Grip Training for Wrestlers

How many of you have been involved in a match in which you have been completely overwhelmed by your opponents grip strength? It slows down your attacks, physically and mentally wears you down, and oftentimes is the determining factor of who will win a close match. I have yet to coach a wrestler who enjoys the grip training we do. However, it is a necessary evil that must be trained with consistency and intensity in order to make a noticeable impact. I can guarantee you though, if you train your grip like an animal you will wear your opponents down quicker, finish more of your shots, get off the bottom more, and ride more effectively on top. Not a bad trade off for less than 10 extra minutes of your time a couple times a week.

To make things easier as far as how to work your grip training into your program, I’ve broken the grip exercises into three categories- finger, thumb, and wrist. This way you’ll be better able to track and identify exactly what component each exercise is strengthening.

One of my favorite finger exercises is using a kettlebell bottoms up. Using a kettlebell bottoms up is one of the most challenging things you’ll ever do in the weight room. Position a kettlebell in your hand with the bottom of it facing the ceiling. Clamp down hard and press the kettlebell overhead. You can also perform a floor press or bench press bottoms up as well as overhead squats.

A great thumb exercise is the plate pinch. To perform the plate pinch, take any number of plates and put them side by side. Make sure that the outer two plates are both facing in so that you’re gripping the smooth side of both of the plates. Pinch the plates, lift them up, and hold for time. You can perform plate pinches with a single hand or two hands. You can also pinch more than 2 plates. Be creative and find new thicknesses and weights to challenge your grip.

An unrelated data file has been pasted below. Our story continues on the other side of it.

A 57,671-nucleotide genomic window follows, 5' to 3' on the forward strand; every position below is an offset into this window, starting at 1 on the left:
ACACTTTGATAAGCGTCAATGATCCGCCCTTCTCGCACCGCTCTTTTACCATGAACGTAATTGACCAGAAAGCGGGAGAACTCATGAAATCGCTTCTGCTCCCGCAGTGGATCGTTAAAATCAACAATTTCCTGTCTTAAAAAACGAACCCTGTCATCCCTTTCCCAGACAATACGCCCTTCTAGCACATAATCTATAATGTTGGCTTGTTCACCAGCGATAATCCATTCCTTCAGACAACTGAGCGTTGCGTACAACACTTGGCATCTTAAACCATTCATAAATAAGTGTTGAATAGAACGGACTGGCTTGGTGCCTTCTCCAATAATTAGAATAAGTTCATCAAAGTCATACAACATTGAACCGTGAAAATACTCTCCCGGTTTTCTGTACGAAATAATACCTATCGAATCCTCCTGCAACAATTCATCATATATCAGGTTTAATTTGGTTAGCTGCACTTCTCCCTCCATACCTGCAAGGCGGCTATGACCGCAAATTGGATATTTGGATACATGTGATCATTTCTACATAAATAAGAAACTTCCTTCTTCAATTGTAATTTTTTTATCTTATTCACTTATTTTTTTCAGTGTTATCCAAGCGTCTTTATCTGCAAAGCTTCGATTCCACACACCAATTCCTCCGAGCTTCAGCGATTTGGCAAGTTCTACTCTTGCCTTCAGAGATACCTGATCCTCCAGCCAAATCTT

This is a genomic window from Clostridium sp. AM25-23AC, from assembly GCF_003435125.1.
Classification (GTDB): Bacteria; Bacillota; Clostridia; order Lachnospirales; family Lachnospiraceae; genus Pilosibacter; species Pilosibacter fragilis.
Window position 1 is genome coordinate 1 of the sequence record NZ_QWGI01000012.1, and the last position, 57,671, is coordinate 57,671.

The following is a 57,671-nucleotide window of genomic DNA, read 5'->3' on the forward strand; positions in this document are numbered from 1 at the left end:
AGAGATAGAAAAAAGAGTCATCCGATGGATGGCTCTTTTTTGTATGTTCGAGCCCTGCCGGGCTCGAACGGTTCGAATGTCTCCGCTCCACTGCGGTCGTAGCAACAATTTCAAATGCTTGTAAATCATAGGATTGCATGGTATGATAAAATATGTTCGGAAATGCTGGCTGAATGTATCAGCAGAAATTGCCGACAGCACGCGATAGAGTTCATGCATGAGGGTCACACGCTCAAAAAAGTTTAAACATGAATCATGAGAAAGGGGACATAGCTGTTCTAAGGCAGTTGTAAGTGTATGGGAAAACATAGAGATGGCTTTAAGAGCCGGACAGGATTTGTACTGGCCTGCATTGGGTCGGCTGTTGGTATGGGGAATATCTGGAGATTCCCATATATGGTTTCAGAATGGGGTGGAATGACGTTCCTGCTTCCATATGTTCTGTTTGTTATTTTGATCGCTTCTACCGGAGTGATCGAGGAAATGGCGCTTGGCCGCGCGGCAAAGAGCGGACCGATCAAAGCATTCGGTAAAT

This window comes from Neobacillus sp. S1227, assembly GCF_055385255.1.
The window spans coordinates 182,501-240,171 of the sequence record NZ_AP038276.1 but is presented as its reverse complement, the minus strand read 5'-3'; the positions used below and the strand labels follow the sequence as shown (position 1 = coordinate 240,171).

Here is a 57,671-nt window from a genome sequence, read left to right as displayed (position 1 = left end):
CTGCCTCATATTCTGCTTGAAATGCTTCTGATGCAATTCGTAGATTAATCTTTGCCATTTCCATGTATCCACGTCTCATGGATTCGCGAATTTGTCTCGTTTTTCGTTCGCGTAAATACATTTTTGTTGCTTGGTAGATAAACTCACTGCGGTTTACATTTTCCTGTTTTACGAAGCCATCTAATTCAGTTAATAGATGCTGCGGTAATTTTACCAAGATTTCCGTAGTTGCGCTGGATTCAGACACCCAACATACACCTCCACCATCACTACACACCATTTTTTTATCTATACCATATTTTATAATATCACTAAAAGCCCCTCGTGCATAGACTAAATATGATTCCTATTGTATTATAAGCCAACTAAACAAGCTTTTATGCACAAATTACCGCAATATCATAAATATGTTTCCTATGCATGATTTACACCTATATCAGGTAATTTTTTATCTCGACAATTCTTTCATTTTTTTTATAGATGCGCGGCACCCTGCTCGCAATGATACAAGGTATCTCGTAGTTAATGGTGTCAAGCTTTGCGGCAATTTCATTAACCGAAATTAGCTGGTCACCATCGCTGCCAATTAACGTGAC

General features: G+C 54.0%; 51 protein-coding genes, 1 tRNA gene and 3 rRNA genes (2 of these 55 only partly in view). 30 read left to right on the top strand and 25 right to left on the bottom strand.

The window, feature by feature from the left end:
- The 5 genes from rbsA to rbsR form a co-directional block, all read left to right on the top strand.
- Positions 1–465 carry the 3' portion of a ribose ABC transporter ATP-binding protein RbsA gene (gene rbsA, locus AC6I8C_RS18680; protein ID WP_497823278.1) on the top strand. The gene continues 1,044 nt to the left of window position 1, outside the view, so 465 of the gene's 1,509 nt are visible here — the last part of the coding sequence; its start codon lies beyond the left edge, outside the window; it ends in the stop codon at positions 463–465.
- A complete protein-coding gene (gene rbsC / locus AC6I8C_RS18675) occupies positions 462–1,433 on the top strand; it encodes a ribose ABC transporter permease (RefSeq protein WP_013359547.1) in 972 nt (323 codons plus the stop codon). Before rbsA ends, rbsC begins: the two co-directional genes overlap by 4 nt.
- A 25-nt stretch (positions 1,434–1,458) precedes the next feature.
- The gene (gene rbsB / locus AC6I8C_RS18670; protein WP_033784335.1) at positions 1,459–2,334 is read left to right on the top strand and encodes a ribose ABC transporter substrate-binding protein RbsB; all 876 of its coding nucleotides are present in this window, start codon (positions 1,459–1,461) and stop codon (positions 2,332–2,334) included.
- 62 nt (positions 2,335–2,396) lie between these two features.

The tried and true wrist exercise that I have all my wrestlers perform throughout the year is the wrist roller. As a wrestler, you’ve probably done these at least once in your life, so I’ll be brief in the description. All you need to do is hang a weight from a plate holder and roll it up and down. Keep your arms straight out in front of you for some additional shoulder stability work.

About the Author

Dickie White is the co-founder of Shamrock Strength and Conditioning, one of the top systems for training champion wrestlers. Dickie is a 2006 graduate of the Ithaca College Clinical Exercise Science program and holds a CSCS through the National Strength and Conditioning Association. For more information on how you can improve your performance on the mat through his strength training system please visit http://www.wrestlerstrength.com/.